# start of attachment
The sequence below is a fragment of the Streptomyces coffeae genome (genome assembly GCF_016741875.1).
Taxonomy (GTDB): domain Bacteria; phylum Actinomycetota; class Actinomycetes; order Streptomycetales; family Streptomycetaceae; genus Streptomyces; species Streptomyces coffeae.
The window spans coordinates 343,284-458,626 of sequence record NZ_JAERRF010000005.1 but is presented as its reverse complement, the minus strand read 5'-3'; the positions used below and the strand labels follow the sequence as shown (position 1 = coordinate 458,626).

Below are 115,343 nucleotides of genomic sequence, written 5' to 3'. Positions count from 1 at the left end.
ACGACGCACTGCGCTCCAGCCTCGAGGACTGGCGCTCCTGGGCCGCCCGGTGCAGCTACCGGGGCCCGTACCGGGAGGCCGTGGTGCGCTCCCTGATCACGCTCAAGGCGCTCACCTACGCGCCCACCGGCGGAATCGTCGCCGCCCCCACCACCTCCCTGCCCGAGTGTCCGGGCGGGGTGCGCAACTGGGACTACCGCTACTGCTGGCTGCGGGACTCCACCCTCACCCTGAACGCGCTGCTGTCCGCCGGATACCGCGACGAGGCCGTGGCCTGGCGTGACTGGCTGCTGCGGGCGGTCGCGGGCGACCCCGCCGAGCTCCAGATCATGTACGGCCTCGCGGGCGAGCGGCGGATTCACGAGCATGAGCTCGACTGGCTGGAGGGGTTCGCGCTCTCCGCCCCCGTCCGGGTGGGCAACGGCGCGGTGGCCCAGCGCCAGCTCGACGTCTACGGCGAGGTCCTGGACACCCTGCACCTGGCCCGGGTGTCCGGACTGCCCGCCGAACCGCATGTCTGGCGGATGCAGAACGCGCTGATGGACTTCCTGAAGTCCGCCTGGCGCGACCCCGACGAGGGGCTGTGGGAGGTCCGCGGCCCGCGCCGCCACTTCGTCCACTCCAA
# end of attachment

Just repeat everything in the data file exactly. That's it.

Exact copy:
The sequence below is a fragment of the Streptomyces coffeae genome (genome assembly GCF_016741875.1).
Taxonomy (GTDB): domain Bacteria; phylum Actinomycetota; class Actinomycetes; order Streptomycetales; family Streptomycetaceae; genus Streptomyces; species Streptomyces coffeae.
The window spans coordinates 343,284-458,626 of sequence record NZ_JAERRF010000005.1 but is presented as its reverse complement, the minus strand read 5'-3'; the positions used below and the strand labels follow the sequence as shown (position 1 = coordinate 458,626).

Below are 115,343 nucleotides of genomic sequence, written 5' to 3'. Positions count from 1 at the left end.
ACGACGCACTGCGCTCCAGCCTCGAGGACTGGCGCTCCTGGGCCGCCCGGTGCAGCTACCGGGGCCCGTACCGGGAGGCCGTGGTGCGCTCCCTGATCACGCTCAAGGCGCTCACCTACGCGCCCACCGGCGGAATCGTCGCCGCCCCCACCACCTCCCTGCCCGAGTGTCCGGGCGGGGTGCGCAACTGGGACTACCGCTACTGCTGGCTGCGGGACTCCACCCTCACCCTGAACGCGCTGCTGTCCGCCGGATACCGCGACGAGGCCGTGGCCTGGCGTGACTGGCTGCTGCGGGCGGTCGCGGGCGACCCCGCCGAGCTCCAGATCATGTACGGCCTCGCGGGCGAGCGGCGGATTCACGAGCATGAGCTCGACTGGCTGGAGGGGTTCGCGCTCTCCGCCCCCGTCCGGGTGGGCAACGGCGCGGTGGCCCAGCGCCAGCTCGACGTCTACGGCGAGGTCCTGGACACCCTGCACCTGGCCCGGGTGTCCGGACTGCCCGCCGAACCGCATGTCTGGCGGATGCAGAACGCGCTGATGGACTTCCTGAAGTCCGCCTGGCGCGACCCCGACGAGGGGCTGTGGGAGGTCCGCGGCCCGCGCCGCCACTTCGTCCACTCCAA